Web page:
Asked by journalists about the alleged appearance of the Virgin Mary at Medjugorje, Pope Francis said the original apparitions more than three decades ago deserve further study, but voiced doubt in the supposed ongoing visions.
He stressed the need to distinguish between the two sets of apparitions, referencing a report submitted to the Vatican’s Congregation for the Doctrine of the Faith by a commission set up to study the apparitions by Benedict XVI in 2010.
“The first apparitions, which were to children, the report more or less says that these need to continue being studied," he said, but as for “presumed current apparitions, the report has its doubts."
“I personally am more suspicious, I prefer the Madonna as Mother, our Mother, and not a woman who’s the head of an office, who every day sends a message at a certain hour. This is not the Mother of Jesus. And these presumed apparitions don’t have a lot of value."
He clarified that this is his “personal opinion," but added that the Madonna does not function by saying, “Come tomorrow at this time, and I will give a message to those people."
Differentiating between these and the first apparitions, he said, is key.
Pope Francis spoke to the 70 journalists on board with him during his May 13 flight from Fatima back to Rome. The presser followed a two-day trip to mark the centenary of the Marian apparitions that occurred in Fatima in 1917. During the visit, he also canonized two of the young visionaries, Francisco and Jacinta Marto.
While the Fatima apparitions have long been approved by the Vatican and local bishops, debate continues to cloud discussion over the authenticity of the alleged appearances in Medjugorje.
The apparitions allegedly started June 24, 1981, when six children in Medjugorje, a town in what is now Bosnia and Herzegovina, claimed to have witnessed apparitions of the Blessed Virgin Mary.
According to the alleged visionaries, the apparitions conveyed a message of peace for the world, a call to conversion, prayer and fasting, as well as certain secrets surrounding events to be fulfilled in the future.
These apparitions are said to have continued almost daily since their first occurrence, with three of the original six visionaries claiming to have received apparitions every afternoon because not all of the “secrets" intended for them have been revealed.
In April 1991, the bishops of the former Yugoslavia determined that “on the basis of the research that has been done, it is not possible to state that there were apparitions or supernatural revelations."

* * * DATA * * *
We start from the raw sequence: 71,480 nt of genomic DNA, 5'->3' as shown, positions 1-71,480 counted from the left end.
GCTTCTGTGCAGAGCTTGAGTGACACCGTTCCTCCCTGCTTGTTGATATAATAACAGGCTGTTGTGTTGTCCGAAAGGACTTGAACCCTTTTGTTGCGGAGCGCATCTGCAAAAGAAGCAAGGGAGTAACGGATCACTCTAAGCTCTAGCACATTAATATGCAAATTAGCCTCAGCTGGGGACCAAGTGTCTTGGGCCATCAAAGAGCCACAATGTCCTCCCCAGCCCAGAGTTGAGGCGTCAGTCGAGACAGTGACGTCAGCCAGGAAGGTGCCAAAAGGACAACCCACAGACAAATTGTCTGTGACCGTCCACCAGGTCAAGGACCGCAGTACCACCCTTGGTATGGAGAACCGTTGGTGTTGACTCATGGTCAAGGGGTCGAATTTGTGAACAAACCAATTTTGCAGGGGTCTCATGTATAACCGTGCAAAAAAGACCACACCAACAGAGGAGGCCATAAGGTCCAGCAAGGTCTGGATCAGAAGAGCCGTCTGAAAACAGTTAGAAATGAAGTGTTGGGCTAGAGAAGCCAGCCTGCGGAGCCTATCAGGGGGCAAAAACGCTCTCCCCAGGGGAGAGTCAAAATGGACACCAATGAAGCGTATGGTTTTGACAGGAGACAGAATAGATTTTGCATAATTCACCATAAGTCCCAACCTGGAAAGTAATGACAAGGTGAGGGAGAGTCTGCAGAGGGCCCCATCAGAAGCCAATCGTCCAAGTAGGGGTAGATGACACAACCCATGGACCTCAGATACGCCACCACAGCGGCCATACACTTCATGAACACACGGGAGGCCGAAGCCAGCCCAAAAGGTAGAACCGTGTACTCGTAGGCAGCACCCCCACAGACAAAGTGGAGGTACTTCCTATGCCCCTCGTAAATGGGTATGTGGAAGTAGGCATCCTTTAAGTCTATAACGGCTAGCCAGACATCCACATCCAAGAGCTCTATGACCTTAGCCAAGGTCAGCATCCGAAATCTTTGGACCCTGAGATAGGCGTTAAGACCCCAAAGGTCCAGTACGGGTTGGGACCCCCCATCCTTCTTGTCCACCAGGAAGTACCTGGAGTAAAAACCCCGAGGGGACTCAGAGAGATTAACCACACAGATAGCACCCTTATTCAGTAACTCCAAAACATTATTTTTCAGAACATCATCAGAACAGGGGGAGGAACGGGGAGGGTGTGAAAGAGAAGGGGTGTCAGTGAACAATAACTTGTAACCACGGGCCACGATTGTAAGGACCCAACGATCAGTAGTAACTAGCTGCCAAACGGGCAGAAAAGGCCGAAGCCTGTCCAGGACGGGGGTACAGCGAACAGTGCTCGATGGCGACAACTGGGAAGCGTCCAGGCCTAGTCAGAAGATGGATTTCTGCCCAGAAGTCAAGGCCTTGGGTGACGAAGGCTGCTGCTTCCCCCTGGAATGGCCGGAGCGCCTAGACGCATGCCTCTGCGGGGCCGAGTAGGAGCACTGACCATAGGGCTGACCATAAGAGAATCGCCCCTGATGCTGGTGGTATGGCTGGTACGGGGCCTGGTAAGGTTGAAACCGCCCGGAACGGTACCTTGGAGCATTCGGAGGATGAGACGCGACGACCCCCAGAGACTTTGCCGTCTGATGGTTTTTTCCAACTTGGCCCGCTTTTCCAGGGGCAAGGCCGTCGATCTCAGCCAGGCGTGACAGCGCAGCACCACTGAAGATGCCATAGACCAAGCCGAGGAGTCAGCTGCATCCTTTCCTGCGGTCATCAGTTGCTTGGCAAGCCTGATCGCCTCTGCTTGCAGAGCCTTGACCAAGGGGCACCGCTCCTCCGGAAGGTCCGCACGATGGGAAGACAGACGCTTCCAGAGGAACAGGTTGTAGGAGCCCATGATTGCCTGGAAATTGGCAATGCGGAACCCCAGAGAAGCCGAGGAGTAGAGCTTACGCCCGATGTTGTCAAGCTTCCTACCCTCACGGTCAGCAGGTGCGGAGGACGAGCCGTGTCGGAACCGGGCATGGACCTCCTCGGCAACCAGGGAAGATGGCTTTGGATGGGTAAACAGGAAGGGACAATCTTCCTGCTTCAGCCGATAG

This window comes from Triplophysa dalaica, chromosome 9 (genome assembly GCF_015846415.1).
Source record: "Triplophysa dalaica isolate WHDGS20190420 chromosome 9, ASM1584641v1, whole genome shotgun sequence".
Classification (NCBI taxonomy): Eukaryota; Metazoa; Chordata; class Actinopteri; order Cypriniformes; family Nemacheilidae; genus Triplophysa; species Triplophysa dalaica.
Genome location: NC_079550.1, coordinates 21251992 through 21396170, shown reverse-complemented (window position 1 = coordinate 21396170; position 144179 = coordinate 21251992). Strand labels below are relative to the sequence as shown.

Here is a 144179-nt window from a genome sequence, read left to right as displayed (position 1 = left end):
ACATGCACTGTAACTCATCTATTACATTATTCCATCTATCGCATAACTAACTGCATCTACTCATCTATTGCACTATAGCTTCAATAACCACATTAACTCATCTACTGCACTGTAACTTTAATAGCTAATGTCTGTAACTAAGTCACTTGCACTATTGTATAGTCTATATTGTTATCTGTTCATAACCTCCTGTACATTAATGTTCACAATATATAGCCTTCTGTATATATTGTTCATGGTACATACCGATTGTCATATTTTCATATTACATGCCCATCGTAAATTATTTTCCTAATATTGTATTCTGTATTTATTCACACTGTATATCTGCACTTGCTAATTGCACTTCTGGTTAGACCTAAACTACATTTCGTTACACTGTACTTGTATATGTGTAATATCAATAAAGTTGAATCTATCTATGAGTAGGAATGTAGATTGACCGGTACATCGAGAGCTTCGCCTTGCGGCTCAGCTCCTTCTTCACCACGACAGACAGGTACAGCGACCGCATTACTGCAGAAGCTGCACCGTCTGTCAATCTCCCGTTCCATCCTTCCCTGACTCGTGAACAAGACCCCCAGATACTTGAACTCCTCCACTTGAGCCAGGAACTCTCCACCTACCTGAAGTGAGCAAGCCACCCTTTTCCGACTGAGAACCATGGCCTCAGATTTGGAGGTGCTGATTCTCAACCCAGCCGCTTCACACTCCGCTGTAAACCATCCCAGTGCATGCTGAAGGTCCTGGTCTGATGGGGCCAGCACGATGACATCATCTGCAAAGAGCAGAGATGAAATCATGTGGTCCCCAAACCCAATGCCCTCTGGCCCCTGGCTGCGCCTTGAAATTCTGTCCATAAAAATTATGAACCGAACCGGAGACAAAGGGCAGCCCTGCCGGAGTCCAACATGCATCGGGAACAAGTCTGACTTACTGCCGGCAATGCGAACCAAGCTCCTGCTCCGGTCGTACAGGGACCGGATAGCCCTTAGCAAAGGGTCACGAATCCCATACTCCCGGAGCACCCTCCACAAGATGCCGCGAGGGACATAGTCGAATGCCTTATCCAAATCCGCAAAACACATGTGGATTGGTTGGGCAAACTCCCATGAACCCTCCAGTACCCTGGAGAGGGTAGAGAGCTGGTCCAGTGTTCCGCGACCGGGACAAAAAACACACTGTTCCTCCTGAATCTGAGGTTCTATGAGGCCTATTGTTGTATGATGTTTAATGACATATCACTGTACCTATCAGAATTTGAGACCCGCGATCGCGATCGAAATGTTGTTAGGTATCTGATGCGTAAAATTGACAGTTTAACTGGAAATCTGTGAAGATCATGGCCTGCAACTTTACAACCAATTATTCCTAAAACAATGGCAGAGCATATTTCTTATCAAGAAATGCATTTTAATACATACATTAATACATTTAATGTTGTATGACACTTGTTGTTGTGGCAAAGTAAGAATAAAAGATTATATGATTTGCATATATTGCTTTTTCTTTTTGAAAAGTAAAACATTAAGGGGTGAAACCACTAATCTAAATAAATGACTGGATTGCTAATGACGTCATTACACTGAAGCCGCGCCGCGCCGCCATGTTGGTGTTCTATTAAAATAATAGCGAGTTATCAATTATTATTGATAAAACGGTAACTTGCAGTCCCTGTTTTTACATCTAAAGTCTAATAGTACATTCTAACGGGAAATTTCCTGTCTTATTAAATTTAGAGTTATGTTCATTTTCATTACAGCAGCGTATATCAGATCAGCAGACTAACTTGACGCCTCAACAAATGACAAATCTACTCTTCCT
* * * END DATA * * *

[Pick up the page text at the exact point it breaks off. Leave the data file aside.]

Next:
On the basis of those findings, the Congregation for the Doctrine of the Faith directed in October 2013 that clerics and the faithful “are not permitted to participate in meetings, conferences or public celebrations during which the credibility of such ‘apparitions’ would be taken for granted."
However, Benedict XVI established a commission, headed by Cardinal Camillo Ruini, to study the topic in further detail.
In January 2014, the commission completed their study on supposed apparitions’ doctrinal and disciplinary aspects, and was to have submitted its findings to the Congregation for the Doctrine of the Faith. The congregation has yet to submit its final document to the Pope for a final decision.
Pope Francis told journalists that Cardinal Ruini’s report was “very well done," and that there are three main takeaways that must be kept in mind when thinking of the report.
First, he stressed the importance of studying the first apparitions of 1981 as their own entity, and attached to this was the second point on the need to be wary of the alleged ongoing appearances, always distinguishing between the two.
Third, he emphasized the need to also look at the pastoral and spiritual dimensions of Medjugorje, because “people go there and convert. People encounter God, change their lives."
This isn’t a result of “magic," he said, but is a valid spiritual and pastoral fact that “can’t be ignored."
On this point, he made reference to the appointment in February of Archbishop Henryk Hoser of Warszawa-Praga as a delegate of the Holy See to look into the pastoral situation at Medjugorje. The Polish archbishop is to “suggest possible pastoral initiatives for the future" after acquiring a deeper knowledge of the local pastoral situation.
Francis said Archbishop Hoser was named for the post because “he has experience" for it, and while he has already spoken on both the fruits and challenges of Medjugorje, will provide his full insights in due time.
by Elise Harris